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item Voss, Kenneth
item Liu, J
item Miller, J
item Owen, J
item Riley, Ronald
item Bacon, Charles
item Corton, J

Submitted to: Meeting, Center for Food Safety, University of Georgia
Publication Type: Abstract Only
Publication Acceptance Date: 3/1/2005
Publication Date: 7/1/2005
Citation: Voss, K.A., Liu, J., Miller, J.D., Owen, J.R., Riley, R.T., Bacon, C.W., Corton, J.C. 2005. Fumonisin-induced liver toxicity in mice is independent of the peroxisome proliferation-activated receptor alpha. Annual Report for 2004 Center for Food Safety, University of Georgia. Athens, Georgia. University of Georgia. p.

Interpretive Summary: No summary.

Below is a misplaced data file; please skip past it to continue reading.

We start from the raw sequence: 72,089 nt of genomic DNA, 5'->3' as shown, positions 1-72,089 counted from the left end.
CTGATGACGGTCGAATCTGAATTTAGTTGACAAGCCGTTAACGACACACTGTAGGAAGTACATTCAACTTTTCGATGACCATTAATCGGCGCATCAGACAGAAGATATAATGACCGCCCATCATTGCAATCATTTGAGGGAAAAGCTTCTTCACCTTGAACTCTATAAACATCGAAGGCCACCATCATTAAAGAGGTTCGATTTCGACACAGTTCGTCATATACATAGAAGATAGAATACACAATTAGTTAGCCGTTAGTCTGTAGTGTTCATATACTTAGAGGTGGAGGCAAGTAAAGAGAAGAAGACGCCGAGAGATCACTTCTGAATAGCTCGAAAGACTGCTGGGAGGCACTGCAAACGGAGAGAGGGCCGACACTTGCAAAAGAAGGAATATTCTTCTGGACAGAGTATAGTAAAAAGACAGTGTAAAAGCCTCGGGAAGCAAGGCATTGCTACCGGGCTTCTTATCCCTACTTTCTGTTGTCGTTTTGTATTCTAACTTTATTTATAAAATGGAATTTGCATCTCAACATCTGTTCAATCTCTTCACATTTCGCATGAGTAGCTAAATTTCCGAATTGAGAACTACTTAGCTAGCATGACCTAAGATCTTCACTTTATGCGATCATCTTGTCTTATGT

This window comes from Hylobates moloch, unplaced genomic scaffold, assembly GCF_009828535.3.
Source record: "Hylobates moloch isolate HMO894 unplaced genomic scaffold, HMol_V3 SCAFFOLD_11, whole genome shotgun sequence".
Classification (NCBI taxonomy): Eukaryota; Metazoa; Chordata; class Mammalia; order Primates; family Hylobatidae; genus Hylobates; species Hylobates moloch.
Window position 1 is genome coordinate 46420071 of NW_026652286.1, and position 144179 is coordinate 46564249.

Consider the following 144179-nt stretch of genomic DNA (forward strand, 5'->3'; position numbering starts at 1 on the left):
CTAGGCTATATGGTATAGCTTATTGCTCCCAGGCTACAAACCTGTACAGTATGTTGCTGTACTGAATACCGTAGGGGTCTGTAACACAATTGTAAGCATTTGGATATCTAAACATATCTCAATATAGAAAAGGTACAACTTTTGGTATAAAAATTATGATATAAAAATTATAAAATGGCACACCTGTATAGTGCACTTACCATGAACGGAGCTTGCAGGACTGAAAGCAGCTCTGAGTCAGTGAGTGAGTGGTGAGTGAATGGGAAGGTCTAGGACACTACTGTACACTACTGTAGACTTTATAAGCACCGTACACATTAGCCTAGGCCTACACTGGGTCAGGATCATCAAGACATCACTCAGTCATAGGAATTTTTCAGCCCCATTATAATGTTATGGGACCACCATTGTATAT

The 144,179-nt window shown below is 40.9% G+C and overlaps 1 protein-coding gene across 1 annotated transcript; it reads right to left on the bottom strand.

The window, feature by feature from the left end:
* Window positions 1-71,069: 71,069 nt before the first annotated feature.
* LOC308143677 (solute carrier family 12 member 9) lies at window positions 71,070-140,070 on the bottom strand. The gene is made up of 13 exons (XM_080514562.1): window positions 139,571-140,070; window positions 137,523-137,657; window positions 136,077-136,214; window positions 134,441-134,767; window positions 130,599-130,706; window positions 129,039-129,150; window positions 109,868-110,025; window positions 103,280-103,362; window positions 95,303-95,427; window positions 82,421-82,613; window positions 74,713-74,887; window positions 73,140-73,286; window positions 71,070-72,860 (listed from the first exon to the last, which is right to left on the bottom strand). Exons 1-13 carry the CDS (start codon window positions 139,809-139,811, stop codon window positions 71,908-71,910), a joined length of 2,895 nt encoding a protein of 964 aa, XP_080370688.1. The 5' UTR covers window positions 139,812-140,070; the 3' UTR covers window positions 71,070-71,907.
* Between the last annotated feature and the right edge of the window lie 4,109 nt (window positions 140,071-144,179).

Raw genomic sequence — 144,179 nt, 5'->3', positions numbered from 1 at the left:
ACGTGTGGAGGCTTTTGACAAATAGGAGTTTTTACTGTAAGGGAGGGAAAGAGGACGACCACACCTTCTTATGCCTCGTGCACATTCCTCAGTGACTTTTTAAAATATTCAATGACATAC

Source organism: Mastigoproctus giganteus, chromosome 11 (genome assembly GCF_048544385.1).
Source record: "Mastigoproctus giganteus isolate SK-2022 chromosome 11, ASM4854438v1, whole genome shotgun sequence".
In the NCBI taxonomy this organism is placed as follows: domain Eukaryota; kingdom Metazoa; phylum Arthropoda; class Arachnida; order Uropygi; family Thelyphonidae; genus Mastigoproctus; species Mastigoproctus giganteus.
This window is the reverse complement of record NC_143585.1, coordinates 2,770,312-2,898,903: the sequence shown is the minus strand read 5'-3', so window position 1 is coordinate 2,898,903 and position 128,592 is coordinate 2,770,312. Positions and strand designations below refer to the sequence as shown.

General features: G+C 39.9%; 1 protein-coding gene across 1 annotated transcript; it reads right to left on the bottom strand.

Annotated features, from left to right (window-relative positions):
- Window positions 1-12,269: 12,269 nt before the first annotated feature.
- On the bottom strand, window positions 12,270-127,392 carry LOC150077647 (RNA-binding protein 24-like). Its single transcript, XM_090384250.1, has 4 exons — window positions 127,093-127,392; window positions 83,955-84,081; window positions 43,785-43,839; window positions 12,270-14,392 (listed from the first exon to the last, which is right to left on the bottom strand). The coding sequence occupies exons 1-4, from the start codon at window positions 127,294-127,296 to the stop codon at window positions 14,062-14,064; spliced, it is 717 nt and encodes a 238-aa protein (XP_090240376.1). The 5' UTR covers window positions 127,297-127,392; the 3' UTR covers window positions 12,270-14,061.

Technical Abstract: Fumonisin mycotoxins occur worldwide in corn and foods made from corn. Fumonisin B1 (FB1) causes liver and kidney cancer in rodents and is a suspected human carcinogen. It inhibits the enzyme ceramide synthase and disrupts sphingolipid metabolism and function. The events linking ceramide synthase inhibition to toxicity are not understood and their elucidation is important for understanding fumonisin's mode of action. Sphinganine (Sa) and sphingosine (So) accumulate in tissues of fumonisin-exposed animals as a result of ceramide synthase inhibition and they have been shown to bind mouse recombinant peroxisome proliferator-activated receptor alpha (PPAR-alpha) in vitro. Activation of PPAR-alpha by peroxisome proliferator compounds or other ligands alters the expression of genes involved in lipid metabolism, peroxisome proliferation, and cell proliferation. Therefore, to explore whether PPAR-alpha-dependent pathways are involved in fumonisin toxicity, genetically modified mice lacking PPAR-alpha (PPAR-alpha-null) and their genotypic wild types (WT) were fed control diets or diets containing 300 ppm FB1, F. verticillioides culture material (CM=fungus-contaminated corn produced under controlled laboratory conditions) providing 300 ppm FB1, or 500 ppm of the peroxisome proliferator WY-14,643 for one week. WT but not PPAR-alpha-null mice responded to WY-14,643, exhibiting enlarged livers and hepatocyte proliferation in the absence of increased Sa and So concentrations. FB1 and CM were toxic to both mouse strains and the liver effects were different from those induced by WY14,643 in WT mice. They included, in addition to cell proliferation, increased Sa concentrations and hepatocyte cell death by apoptosis. Gene expression profiles of WT mice fed FB1, CM or WY14,643 were also compared. FB1 and CM elicited similar expression patterns of genes involved in cell proliferation, signal transduction, and glutathione metabolism. In addition, this gene expression pattern differed from that induced by WY-14,643 and involved PPAR-alpha-independent alterations of genes involved in lipid metabolism. The findings indicate that FB1-induced liver toxicity in mice does not require PPAR-alpha and that F. verticillioides does not produce metabolites that have significant peroxisome proliferator activity.